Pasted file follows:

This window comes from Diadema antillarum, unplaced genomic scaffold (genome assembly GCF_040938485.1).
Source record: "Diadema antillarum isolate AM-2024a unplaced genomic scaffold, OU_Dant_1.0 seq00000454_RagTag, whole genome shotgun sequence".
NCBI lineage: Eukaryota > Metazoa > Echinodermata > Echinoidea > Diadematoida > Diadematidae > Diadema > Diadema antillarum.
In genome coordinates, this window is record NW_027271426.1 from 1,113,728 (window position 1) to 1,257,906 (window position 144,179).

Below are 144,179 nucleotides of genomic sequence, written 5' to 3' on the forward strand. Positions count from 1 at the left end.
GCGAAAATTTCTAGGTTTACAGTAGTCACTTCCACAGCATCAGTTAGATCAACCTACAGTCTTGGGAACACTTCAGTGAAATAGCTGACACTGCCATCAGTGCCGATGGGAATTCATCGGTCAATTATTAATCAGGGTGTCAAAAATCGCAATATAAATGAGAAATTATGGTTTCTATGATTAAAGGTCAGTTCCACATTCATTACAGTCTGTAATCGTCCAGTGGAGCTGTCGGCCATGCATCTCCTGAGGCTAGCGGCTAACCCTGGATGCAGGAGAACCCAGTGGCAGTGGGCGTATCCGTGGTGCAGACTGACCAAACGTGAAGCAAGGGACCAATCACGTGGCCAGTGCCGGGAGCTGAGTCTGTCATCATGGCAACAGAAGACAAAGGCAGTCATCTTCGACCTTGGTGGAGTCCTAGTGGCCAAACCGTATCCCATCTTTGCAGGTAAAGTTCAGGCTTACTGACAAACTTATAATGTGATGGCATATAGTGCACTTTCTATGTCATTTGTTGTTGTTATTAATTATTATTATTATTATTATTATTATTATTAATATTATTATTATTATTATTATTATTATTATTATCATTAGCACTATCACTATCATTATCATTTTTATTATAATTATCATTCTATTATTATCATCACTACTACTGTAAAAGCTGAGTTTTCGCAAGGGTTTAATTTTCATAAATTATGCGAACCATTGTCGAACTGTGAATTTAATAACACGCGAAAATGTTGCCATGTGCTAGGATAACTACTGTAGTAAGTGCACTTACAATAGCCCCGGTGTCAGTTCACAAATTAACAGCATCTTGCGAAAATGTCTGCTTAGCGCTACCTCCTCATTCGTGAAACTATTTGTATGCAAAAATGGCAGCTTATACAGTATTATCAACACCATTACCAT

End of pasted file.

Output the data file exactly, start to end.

This window comes from Diadema antillarum, unplaced genomic scaffold (genome assembly GCF_040938485.1).
Source record: "Diadema antillarum isolate AM-2024a unplaced genomic scaffold, OU_Dant_1.0 seq00000454_RagTag, whole genome shotgun sequence".
NCBI lineage: Eukaryota > Metazoa > Echinodermata > Echinoidea > Diadematoida > Diadematidae > Diadema > Diadema antillarum.
In genome coordinates, this window is record NW_027271426.1 from 1,113,728 (window position 1) to 1,257,906 (window position 144,179).

Below are 144,179 nucleotides of genomic sequence, written 5' to 3' on the forward strand. Positions count from 1 at the left end.
GCGAAAATTTCTAGGTTTACAGTAGTCACTTCCACAGCATCAGTTAGATCAACCTACAGTCTTGGGAACACTTCAGTGAAATAGCTGACACTGCCATCAGTGCCGATGGGAATTCATCGGTCAATTATTAATCAGGGTGTCAAAAATCGCAATATAAATGAGAAATTATGGTTTCTATGATTAAAGGTCAGTTCCACATTCATTACAGTCTGTAATCGTCCAGTGGAGCTGTCGGCCATGCATCTCCTGAGGCTAGCGGCTAACCCTGGATGCAGGAGAACCCAGTGGCAGTGGGCGTATCCGTGGTGCAGACTGACCAAACGTGAAGCAAGGGACCAATCACGTGGCCAGTGCCGGGAGCTGAGTCTGTCATCATGGCAACAGAAGACAAAGGCAGTCATCTTCGACCTTGGTGGAGTCCTAGTGGCCAAACCGTATCCCATCTTTGCAGGTAAAGTTCAGGCTTACTGACAAACTTATAATGTGATGGCATATAGTGCACTTTCTATGTCATTTGTTGTTGTTATTAATTATTATTATTATTATTATTATTATTATTAATATTATTATTATTATTATTATTATTATTATTATCATTAGCACTATCACTATCATTATCATTTTTATTATAATTATCATTCTATTATTATCATCACTACTACTGTAAAAGCTGAGTTTTCGCAAGGGTTTAATTTTCATAAATTATGCGAACCATTGTCGAACTGTGAATTTAATAACACGCGAAAATGTTGCCATGTGCTAGGATAACTACTGTAGTAAGTGCACTTACAATAGCCCCGGTGTCAGTTCACAAATTAACAGCATCTTGCGAAAATGTCTGCTTAGCGCTACCTCCTCATTCGTGAAACTATTTGTATGCAAAAATGGCAGCTTATACAGTATTATCAACACCATTACCAT